by Lisa Brown on 01/14/12 at 09:30 PM ET
For the 2011 NHL entry draft there were several sons of former Oilers available, and the concern of whether or not those players may be selected for their blood ties before their hockey skills appeared real enough. When it came to David Musil, son of Edmonton Oilers’ European scout Frank Musil, selected 31st overall, concerns were quickly set aside. Musil had been ranked anywhere from 23 (The Hockey News) and 38 (CSS for N.A. skaters) and taking the defenceman at 31 was reasonable.
Musil who currently plays in the WHL for Don Hay and the Vancouver Giants was born in Canada but raised in the Czech Republic. And so, when it came to the 2012 IIHF World Juniors, Musil played for the Czech Republic team.
While playing their preliminary round in Edmonton, the Czechs convincingly beat Denmark 7-0 and the USA 5-2 but were shutout by Canada 5-0 and Finland 4-0. And so, the Czech Republic would take on Team Russia in the quarterfinals.
The Czechs nearly beat Russia, but fell 2-1 in overtime to the 2011 tournament champions. That loss would haunt the players through their final game. They were so close to playing for a medal, and yet so far.
For Musil, a fierce competitor the loss was especially hard. The frustration of the loss was in every response Musil gave following the loss, and stuck with him through the team’s win over Slovakia two days later. Perhaps a cut at Musil’s seriousness and competitiveness, teammate Dominik Uher tried to lighten the feelings of frustration following the win over Slovakia.
For Musil, the biggest takeaways from this tournament came through working with former NHL defenceman and current director of player development for the Detroit Red Wings, Jiří Fischer. Fischer was assistant coach for Team Czech Republic and the one who addressed the media following every game.
Fischer, 31, whose career was cut short due to an episode of cardiac arrest in a game in 2005 would be a great source of inspiration and instruction based solely on his own personal experiences, but add to that the fact that Fischer leads the development of the Detroit Red Wings prospects, and you have a mentor whose every moment of instruction is priceless to every player hoping to take their game to the next level.
Fischer had an excellent opportunity to observe Musil’s game and was happy to comment on what he saw through the World Juniors Tournament. “Dave has been, besides missing the one game because of headaches and dizziness [when] he got hit against USA and wasn’t able to get into the lineup against Finland, he’s very steady.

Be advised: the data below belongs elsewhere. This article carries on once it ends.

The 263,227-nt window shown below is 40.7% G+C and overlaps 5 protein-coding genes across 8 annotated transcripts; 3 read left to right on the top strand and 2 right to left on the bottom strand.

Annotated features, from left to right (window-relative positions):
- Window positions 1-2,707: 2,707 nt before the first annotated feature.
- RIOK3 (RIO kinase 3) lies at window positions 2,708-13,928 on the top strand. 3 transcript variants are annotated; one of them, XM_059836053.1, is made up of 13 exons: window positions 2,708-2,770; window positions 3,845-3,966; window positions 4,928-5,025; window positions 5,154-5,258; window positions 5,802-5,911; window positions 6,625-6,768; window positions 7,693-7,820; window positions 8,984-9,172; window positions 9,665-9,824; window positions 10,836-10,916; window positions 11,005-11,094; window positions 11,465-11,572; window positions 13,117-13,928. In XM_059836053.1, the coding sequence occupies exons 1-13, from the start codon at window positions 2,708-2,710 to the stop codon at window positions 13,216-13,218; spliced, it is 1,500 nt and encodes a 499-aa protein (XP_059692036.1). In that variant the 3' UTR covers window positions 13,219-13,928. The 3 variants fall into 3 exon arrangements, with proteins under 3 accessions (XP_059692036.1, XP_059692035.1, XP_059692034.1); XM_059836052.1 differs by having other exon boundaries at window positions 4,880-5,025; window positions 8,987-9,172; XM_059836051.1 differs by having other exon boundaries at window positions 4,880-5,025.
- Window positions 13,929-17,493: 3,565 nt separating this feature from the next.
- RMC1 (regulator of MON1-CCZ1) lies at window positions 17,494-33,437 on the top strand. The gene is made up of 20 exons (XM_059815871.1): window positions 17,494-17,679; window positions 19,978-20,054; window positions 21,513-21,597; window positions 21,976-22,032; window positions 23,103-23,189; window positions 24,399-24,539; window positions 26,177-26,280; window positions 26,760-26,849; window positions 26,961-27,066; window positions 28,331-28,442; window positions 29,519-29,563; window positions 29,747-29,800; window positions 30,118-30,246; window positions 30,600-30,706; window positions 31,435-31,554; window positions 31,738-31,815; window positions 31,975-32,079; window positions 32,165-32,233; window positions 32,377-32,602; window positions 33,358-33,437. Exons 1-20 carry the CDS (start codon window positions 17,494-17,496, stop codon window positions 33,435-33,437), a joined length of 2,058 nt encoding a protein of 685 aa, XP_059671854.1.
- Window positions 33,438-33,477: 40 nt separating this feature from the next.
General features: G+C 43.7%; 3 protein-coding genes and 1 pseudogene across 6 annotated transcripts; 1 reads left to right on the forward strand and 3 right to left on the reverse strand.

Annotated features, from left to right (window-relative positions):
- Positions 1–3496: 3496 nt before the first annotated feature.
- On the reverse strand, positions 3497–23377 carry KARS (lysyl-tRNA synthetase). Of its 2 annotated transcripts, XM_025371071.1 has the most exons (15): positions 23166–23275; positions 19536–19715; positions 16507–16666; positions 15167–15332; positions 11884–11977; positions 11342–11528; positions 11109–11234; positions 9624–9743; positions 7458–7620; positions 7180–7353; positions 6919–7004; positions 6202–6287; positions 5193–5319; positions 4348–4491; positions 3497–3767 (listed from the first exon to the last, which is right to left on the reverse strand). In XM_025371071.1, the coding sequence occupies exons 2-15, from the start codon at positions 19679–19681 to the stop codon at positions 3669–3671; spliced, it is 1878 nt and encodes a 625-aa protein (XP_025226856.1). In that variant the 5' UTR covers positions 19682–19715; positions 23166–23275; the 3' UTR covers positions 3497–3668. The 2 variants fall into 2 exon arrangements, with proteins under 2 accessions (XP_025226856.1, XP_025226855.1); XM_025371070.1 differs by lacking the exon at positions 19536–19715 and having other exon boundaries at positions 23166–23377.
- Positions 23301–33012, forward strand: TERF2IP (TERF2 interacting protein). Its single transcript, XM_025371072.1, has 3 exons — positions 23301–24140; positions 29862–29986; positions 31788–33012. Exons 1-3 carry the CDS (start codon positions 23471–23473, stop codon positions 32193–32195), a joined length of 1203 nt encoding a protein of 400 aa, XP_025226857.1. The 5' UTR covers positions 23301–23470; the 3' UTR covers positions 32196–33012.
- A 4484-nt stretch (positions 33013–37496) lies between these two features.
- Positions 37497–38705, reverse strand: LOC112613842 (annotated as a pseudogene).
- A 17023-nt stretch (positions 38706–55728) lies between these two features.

“He’s great with the puck in the defensive zone he doesn’t make mistakes. He’s very hard to play against one on one down low. He clears the net front very well. He’s not afraid to block shots on the pk and he’s a big reason why our pk did a decent job this tournament.”
At the tournament, Musil didn’t find a goal or an assist, but did finish at an impressive +5 through five games, making Musil 22nd at the tournament for plus minus rankings.
With the Vancouver Giants, Musil is on pace to earn as many points as last season, 25. Although these numbers are less than Musil’s first year with the giants, this can be attributed to the situations where Musil is playing. If Musil continues his development the way it has begun, he will be a strong shut down defenceman and has the competitive attitude to go along with it.
Musil will not be playing for the Oilers next season, but this prospect will continue to be of interest to the Oilers and their fans, especially given the teams’ current situation and state of the defensive core.
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Lisa McRitchie is a fairly new writer, online at least, but makes up for inexperience with passion for the game of hockey and memories of Mrs. Leskiw’s English AP class; who knew they would pay off one day.
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